INTERNET SEARCH AND ADVERTISING FIRM Google has caught the French government doing an impression of it and signing digital security certificates.
It was just a mistake, according to a statement from the French government.
"As a result of a human error which was made during a process aimed at strengthening the overall IT security of the French Ministry of Finance, digital certificates related to third-party domains which do not belong to the French administration have been signed by a certification authority of the DGTrésor (Treasury) which is attached to the IGC/A," said a statement from the French state information security agency.
"The mistake has had no consequences on the overall network security, either for the French administration or the general public. The aforementioned branch of the IGC/A has been revoked preventively."
Google said that it became aware of the dodgy certificates on 3 December and immediately began to trace them back.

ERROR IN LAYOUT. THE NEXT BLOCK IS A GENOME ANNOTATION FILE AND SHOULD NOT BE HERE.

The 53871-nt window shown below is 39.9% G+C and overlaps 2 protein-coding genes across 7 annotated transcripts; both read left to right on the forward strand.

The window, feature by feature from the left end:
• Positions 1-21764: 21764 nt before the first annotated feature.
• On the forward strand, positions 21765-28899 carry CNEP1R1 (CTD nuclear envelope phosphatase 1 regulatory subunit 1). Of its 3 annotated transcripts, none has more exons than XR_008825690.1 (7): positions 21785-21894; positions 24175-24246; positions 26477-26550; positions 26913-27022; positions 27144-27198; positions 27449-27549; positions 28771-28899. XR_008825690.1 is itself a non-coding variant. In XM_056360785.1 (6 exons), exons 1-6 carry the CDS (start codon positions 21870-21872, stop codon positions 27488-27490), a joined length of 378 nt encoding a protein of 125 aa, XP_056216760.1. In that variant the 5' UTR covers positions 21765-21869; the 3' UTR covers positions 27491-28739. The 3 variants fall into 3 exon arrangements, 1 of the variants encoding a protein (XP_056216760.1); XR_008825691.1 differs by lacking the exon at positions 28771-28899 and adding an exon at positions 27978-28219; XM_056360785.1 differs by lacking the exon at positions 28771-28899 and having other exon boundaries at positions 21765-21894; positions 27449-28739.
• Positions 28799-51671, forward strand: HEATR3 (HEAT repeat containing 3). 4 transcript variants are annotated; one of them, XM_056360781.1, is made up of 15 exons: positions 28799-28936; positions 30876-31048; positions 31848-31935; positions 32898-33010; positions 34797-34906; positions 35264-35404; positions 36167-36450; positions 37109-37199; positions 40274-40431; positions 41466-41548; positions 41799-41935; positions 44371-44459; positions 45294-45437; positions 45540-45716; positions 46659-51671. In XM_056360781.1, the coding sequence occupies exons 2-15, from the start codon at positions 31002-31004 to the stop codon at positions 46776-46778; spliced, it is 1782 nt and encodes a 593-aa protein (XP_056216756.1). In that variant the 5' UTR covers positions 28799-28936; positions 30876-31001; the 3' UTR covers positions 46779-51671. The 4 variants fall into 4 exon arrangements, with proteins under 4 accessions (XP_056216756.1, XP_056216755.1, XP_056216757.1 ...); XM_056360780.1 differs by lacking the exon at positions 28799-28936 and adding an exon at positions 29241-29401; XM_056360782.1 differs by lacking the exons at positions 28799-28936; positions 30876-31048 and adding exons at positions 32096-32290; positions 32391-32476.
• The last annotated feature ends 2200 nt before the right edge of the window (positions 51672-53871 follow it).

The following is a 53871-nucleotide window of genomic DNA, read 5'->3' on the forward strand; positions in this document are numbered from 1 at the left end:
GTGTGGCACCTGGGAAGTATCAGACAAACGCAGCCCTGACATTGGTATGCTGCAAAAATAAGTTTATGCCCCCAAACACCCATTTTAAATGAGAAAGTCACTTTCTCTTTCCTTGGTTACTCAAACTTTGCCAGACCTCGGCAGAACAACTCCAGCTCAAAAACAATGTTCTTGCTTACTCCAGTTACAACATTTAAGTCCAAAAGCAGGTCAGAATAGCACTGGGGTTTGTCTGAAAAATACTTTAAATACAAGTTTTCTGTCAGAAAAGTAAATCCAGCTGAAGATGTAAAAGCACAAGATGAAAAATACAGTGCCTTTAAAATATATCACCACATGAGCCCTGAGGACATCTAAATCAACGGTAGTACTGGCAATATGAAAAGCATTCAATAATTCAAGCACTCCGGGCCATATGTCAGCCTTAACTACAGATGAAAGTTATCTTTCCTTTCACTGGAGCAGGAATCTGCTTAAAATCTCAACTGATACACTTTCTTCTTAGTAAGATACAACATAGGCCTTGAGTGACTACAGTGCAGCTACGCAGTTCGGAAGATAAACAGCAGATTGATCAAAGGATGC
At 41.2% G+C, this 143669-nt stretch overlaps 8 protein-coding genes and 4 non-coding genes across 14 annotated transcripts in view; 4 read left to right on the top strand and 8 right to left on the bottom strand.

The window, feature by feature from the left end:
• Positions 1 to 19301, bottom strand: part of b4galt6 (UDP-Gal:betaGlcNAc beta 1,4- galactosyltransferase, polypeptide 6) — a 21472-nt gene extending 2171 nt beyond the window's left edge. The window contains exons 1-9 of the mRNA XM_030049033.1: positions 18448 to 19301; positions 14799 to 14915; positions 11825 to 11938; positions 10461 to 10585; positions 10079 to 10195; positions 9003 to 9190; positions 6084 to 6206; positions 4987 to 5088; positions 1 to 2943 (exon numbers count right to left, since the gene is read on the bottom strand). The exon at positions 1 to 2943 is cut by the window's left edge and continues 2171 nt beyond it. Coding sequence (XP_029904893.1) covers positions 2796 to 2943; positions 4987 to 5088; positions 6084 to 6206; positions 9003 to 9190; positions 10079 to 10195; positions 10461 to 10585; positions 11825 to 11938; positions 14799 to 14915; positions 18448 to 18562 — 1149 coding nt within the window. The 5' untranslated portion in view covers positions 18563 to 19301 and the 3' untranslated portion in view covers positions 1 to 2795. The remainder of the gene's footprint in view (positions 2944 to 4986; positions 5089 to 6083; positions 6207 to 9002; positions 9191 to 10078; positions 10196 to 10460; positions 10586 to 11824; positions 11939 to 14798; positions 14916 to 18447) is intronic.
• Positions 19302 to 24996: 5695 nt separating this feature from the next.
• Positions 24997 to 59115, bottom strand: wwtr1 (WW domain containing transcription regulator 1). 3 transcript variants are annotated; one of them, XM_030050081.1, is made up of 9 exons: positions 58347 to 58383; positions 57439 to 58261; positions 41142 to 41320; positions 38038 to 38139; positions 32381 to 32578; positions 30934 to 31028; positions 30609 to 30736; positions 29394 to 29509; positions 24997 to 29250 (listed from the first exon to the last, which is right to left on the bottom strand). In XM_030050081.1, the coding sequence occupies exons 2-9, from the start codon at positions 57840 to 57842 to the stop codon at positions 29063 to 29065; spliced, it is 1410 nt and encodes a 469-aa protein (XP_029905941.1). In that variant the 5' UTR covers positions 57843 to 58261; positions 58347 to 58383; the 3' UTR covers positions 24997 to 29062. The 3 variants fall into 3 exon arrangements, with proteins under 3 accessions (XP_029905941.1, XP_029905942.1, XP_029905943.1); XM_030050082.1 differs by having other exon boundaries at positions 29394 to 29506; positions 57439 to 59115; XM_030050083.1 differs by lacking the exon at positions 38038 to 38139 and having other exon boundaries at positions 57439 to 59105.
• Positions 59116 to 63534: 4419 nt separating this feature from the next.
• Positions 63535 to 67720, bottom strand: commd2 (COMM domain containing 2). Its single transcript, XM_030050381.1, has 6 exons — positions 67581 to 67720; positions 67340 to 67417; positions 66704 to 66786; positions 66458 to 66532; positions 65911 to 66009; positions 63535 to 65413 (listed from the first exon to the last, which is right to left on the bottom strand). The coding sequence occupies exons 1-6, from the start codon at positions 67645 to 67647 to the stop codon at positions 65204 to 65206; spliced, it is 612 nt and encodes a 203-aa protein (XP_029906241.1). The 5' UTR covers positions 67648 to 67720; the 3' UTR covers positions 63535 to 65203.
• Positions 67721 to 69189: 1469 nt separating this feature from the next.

"[We] found the certificate was issued by an intermediate certificate authority (CA) linking back to ANSSI, a French certificate authority. Intermediate CA certificates carry the full authority of the CA, so anyone who has one can use it to create a certificate for any website they wish to impersonate," it said in a blog post.
"In response, we updated Chrome's certificate revocation metadata immediately to block that intermediate CA, and then alerted ANSSI and other browser vendors. Our actions addressed the immediate problem for our users."
While the French authority said that this was down to a system security upgrade, Google said that perhaps there was some snooping going on. It said that it could not stand by with this sort of thing happening, and revoked the certificates immediately.
"ANSSI has found that the intermediate CA certificate was used in a commercial device, on a private network, to inspect encrypted traffic with the knowledge of the users on that network. This was a violation of their procedures and they have asked for the certificate in question to be revoked by browsers. We updated Chrome's revocation metadata again to implement this," it added
"This incident represents a serious breach and demonstrates why Certificate Transparency, which we developed in 2011 and have been advocating for since, is so critical. Since our priority is the security and privacy of our users, we are carefully considering what additional actions may be necessary." µ
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